"Industry players are saying it can now take three or four months to onboard a client where previously it could've been as short as a few days," she said. "Onboarding" refers to the process of assessing and accepting a new client into a bank.
KhattarWong partner Ban Su Mei said some of her clients have complained of having to wait as long as six months to open a bank account. Even then, some end up being rejected by the banks.
"Banks are taking a long time or refusing to open bank accounts because they see an offshore corporate structure or if the Singapore company is owned by an offshore structure," she said.
"We need to draw a balance. Not every structure that has an offshore component is there for tax evasion or money laundering".
Some private banking clients with accounts in Singapore are now also concerned about privacy, especially foreign nationals who pay taxes in countries where corruption and political instability are rampant, another tax expert said.
These clients worry that if the taxman in their home country gets hold of certain details from Iras, these may be passed around various government offices or even leaked publicly.
Iras has said, however, that it has a process of filtering foreign requests for information, to ensure it responds only to valid requests based on solid evidence of tax evasion by the account holder.
A brave front
However tough they make life for private banks and their clients, most players believe these measures will be good for Singapore in the long run, as it will further boost the city's sterling reputation and ensure only clean money comes in, which would support sustainable growth for the wealth industry.
The industry has even published its own set of guidelines of private banking best practices that call for much the same levels of transparency and due diligence that regulators seek.
And Singapore can at least be assured it is not the only country affected by the tighter rules surrounding wealth management.
"I've seen this movie once before," quipped Francesco de Ferrari, the head of private banking for Credit Suisse Asia-Pacific.
"I have lived through such a period of regulatory changes in Europe and what I know is in the end, there will be a level playing field because this is a global issue, not just an issue for Singapore.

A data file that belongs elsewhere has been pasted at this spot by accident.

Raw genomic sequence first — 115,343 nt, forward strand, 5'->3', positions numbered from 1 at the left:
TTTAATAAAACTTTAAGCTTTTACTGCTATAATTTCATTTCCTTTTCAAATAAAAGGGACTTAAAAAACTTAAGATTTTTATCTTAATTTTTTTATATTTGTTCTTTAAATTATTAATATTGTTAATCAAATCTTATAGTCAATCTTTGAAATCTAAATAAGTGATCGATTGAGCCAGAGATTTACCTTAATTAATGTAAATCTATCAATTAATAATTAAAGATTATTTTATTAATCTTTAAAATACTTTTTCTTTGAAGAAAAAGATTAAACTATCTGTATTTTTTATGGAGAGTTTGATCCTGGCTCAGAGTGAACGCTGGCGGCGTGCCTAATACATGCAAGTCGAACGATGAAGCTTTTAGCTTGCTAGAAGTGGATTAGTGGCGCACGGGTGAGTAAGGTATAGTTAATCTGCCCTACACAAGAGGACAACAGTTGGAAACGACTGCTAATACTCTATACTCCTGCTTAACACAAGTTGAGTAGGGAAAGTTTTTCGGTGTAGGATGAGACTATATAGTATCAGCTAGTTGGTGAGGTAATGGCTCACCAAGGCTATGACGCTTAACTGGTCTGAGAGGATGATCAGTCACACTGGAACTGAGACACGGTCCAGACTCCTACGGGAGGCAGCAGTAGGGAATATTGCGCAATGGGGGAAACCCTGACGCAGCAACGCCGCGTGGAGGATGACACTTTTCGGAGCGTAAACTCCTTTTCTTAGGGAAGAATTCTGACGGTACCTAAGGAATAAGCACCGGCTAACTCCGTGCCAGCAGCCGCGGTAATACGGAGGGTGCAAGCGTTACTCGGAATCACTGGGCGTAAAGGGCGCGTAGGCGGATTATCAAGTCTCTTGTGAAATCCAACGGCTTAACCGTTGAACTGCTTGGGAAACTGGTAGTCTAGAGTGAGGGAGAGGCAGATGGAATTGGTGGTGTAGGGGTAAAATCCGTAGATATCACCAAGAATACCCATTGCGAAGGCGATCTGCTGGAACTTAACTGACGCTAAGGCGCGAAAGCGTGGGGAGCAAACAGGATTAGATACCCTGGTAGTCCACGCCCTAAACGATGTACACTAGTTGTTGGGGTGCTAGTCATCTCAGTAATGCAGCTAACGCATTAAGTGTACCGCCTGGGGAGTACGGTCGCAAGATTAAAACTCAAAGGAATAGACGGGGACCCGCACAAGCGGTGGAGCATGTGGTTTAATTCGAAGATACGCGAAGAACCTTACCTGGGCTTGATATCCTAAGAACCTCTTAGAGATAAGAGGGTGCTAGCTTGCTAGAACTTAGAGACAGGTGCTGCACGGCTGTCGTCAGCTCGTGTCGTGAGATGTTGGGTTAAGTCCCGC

"Hong Kong is going through the same (thing), and Switzerland is having similar discussions."
During this adjustment period, as compliance officers get a handle on all the new laws, banks are likely to play it safe and take a long time to approve new clients or even reject new business outright, if the clients have "the wrong profile", Ms Tan noted.
And while that may seem anathema to the growth of the wealth management industry, she believes this is just a bitter pill that Singapore has to swallow for its own long-term good.
The regulatory environment is less important to the industry's growth than actual wealth creation, she said.
"Because if your processes are robust and your new clients are approved and onboarded, at least you know that these are good, clean clients who can bring you a sustainable long-term business. As their business grows, so will yours," she said.
A few critics have asked why Singapore needs to swallow this pill at all, given that much of the push for these new rules is coming from the West, whereas most of the wealth managed here belongs to Asian clients.
But private bankers say reputation is everything.
"When clients want to diversify their assets and they choose to book their assets in Singapore, the No. 1 reason is always that they trust Singapore, because it does not make compromises," said Credit Agricole Singapore chief executive Sen Sui.
DBS' Tan added: "There are some jurisdictions where it's so easy to open an account that people would automatically assume that if you're banking there you may have something to hide.
"It's much better to be in the position where people believe that if you've been approved by a bank in Singapore, then you should be OK." Yasmine Yahya, The Straits Times/ANN, Singapore